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This mom of 11 made a simple prayer to Mary her life goal

MARY

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Larry Peterson - published on 04/28/21

She died only in 1996, after a life filled with the daily joys and sacrifices of family life.

Amparo Portilla Crespo was born in Valencia, Spain, on May 26, 1925.  She was the oldest of four siblings and would grow up to be the mother of 11 children. She would also become a national leader in apostolic work. Along with her husband, Frederick Romero, she developed and helped implement programs to help families in parishes, schools, and other institutions throughout Spain. 

During 1937, when the Spanish Civil War was raging, Amparo’s father was put in prison and executed. She was only 12, and this loss was a traumatic experience in her young life. She summoned from her deep faith and special love for the Blessed Virgin the strength she needed to get through this time of heartache. When the Civil War ended, Amparo returned to school, earned the necessary credentials, and became a catechist. 

A daily life given to God

In 1943, Amparo was awarded the Daughter of Mary medal from Sagrado Corazon High School. She chose as her motto a common prayer, Aparta, Madre, de mí lo que me aparte de Ti, which means, “Separate from me, Mother, whatever separates me from you.” She followed the message of the motto her entire life.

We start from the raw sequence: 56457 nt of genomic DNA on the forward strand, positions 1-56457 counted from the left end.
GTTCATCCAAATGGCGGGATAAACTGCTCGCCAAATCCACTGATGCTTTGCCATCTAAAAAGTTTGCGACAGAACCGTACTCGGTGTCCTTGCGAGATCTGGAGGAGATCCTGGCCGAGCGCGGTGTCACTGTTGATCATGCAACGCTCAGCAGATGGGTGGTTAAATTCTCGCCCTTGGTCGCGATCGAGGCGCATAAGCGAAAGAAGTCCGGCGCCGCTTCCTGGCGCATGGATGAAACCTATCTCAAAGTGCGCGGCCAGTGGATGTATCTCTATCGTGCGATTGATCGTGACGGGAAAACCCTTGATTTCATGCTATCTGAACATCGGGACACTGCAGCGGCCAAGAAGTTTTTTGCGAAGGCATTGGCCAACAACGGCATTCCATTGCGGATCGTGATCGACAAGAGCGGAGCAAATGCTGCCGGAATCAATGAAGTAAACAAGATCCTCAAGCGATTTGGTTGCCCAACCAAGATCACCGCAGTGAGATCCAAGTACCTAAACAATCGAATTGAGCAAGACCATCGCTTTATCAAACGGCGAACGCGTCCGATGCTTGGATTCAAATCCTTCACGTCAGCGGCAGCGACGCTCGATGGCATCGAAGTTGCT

Amparo and Frederick Romero married in 1950 and moved to Madrid. The couple lived their Catholic marriage as God asked of them. They loved each other dearly and had 11 children together. Amparo was a loving, selfless, and caring mom and was always smiling and upbeat. Her example in daily life influenced many as to how to live a Christian life. 

Amparo managed to go to Mass almost every day, which was not easy when her children were young and at home. She taught her young ones to be kind to the poor, elderly, sick, and those in need. The Rosary was part of the family routine, and Amparo had a great devotion to Our Lady of the Forsaken, the patroness of her hometown of Valencia. She also tried to take the family on pilgrimages to as many Marian shrines as she could. 

Amparo was involved in many Catholic causes, but the most prominent was Family Apostolic Work. This became the Christian Family Movement, spread all over Spain. It was featured on some television programs, in which Amparo would promote family values and the importance of family. 

Another stage

In 1994, Amparo was feeling very tired, and the fatigue would not subside. She finally went to see her doctor. It was discovered that she had lung cancer. Amparo took the diagnosis in stride, accepting this new stage in her life surrendered to God’s will. She offered up her suffering for her children. 

Amparo had to have her right lung removed. Things seemed to be progressing well, but after 10 days, a bronchopleural fistula developed. This required another surgery, and her right side was left open for daily treatments. Amparo’s treatments were an everyday event. Yet, always working to display a smile, she endured chemotherapy, radiation treatments, radiosurgery, eight bronchoscopes, and tests for brain cancer. 

After 556 consecutive days of treatments, she finally left for Heaven. The date was May 10, 1996. She was born in May and died in May. She also had received her First Holy Communion on May 6, all in Mary’s month. Mary’s devoted servant, Amparo, was quite happy when she realized this would happen. 

Many people began asking for her intercession in their lives upon her death, and many comments started to pour in about answered prayers.

On April 24, 2021, Pope Francis, noting Amparo’s legacy of faith and love, declared her a woman of “Heroic Virtue.” She now bears the title of Venerable in her journey to sainthood. Beatification is her next step.

Venerable Amparo Portilla Crespo, please pray for us and for all families, everywhere.

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